As one of the most rapidly evolving industries worldwide, cannabis faces risks, unlike any other market. Despite forecasted growth rates and a broader societal acceptance, some cannabis companies struggle with the risk management aspect of the business. Unfortunately, many insurers remain on the sidelines, offering little support or products for the cannabis space.
However, AlphaRoot, a tech-enabled commercial insurance broker calibrated to cannabis, provides risk management support and tailored insurance products to cannabis companies. This post serves as a guide for this fast-growing industry.
Understanding the Ever-Changing Cannabis Market
The cannabis industry is thriving, with new opportunities surfacing daily. What’s more, experts predict global cannabis sales to reach $30 billion this year. Still, the cannabis industry faces plenty of stigma and misunderstanding, muddying up the landscape with unanswered questions.
Despite the doubt, several new states voted to legalize the recreational use of cannabis. New York regulators recently rolled out the first round of cultivator licenses to prepare for upcoming industry demand. And New Jersey began recreational cannabis sales the day after 4/20, the unofficial cannabis holiday.
Many firms have undoubtedly invested in cannabis companies as a diversification strategy. Fortunately, this approach only encourages other investors to follow suit, expanding funding options for cannabis companies. Additionally, venture capital funding for the industry has gone from a trickle to a steady flow in the past few years.
However, new state regulations often raise questions on the federal level, with many rules contradicting each other. Even as the US alters its approach to cannabis use, compliance remains an ever-present challenge the cannabis industry must navigate.
Risks Cannabis Companies Face
Compliance isn’t the only challenge, though. Like any other organization, cannabis companies face the same fundamental risks of merely doing business. Consider the famous “slip-and-fall” claims or the many companies dealing with employment-related litigation.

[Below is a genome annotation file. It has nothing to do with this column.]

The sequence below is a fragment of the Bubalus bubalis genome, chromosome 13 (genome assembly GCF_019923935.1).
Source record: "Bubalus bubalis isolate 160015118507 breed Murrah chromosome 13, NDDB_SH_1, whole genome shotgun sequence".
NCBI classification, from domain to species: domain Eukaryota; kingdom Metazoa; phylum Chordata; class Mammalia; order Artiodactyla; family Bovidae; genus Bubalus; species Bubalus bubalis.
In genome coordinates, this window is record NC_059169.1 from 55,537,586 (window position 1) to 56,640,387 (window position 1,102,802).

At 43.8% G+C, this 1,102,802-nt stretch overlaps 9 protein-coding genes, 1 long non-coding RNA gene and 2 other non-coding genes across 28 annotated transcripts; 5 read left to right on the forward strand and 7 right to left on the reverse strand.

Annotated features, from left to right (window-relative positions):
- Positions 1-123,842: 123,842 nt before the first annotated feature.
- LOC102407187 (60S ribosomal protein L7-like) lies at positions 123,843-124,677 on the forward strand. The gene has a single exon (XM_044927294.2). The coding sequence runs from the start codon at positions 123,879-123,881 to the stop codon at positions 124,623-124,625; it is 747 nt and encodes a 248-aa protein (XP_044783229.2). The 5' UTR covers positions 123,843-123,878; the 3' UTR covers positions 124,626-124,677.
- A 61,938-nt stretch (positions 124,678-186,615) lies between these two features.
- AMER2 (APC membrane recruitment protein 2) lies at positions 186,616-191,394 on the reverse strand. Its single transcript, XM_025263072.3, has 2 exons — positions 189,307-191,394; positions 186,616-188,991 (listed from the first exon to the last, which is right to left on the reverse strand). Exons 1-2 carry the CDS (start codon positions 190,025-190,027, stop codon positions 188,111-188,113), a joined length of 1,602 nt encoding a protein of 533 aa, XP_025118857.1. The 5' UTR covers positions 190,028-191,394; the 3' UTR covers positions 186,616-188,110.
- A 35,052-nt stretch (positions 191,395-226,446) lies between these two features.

The above scenarios are only the tip of the iceberg regarding the extensive vulnerabilities cannabis operations might face. Consider the following risks cannabis companies often encounter.
Compliance and Licensing Challenges
Due to the industry’s legal landscape, obtaining the property license for your business and maintaining compliance with national, state, and local regulations is of utmost importance. But it can often feel like a battle of federal vs. state vs. local laws.
Still, cannabis companies are vulnerable to halted operations, destroyed crops, or, worse, permanently shuttering due to non-compliance. Some cannabis companies have found ways to bypass traditional laws, such as the savvy Chelsea-based dispensary in New York City.
Cannabis companies are particularly vulnerable to property losses as the weather dictates harvest yields for many verticals in the space. For example, losing a crop or settling for a less-than-ideal harvest could be detrimental to a cultivator. Plus, a loss could come in many ways: vandalism, climate change, accidents, etc.
Many cannabis companies — labs, extractors, manufacturers, etc. — rely on state-of-the-art equipment or machinery that’s costly to replace or repair. Also, consider what a weekend fire would do to operations. Finding a new space to work and maintaining operations is a headache enough, not to mention managing concerned customers or investors.
As with any new venture, cannabis startups frequently face funding challenges. But even mid-market and late-stage operations have faced a murky financial landscape over the past several years, mainly because venture capital and private equity firms haven’t jumped in with both feet.
As mentioned, portfolio diversification encourages firms to invest in the cannabis space, but it’s still a challenge most cannabis companies must navigate. Also, many traditional financial institutions either can’t or won’t support the industry. As a result, smaller credit unions and more localized financing have become the economic backbone of the industry.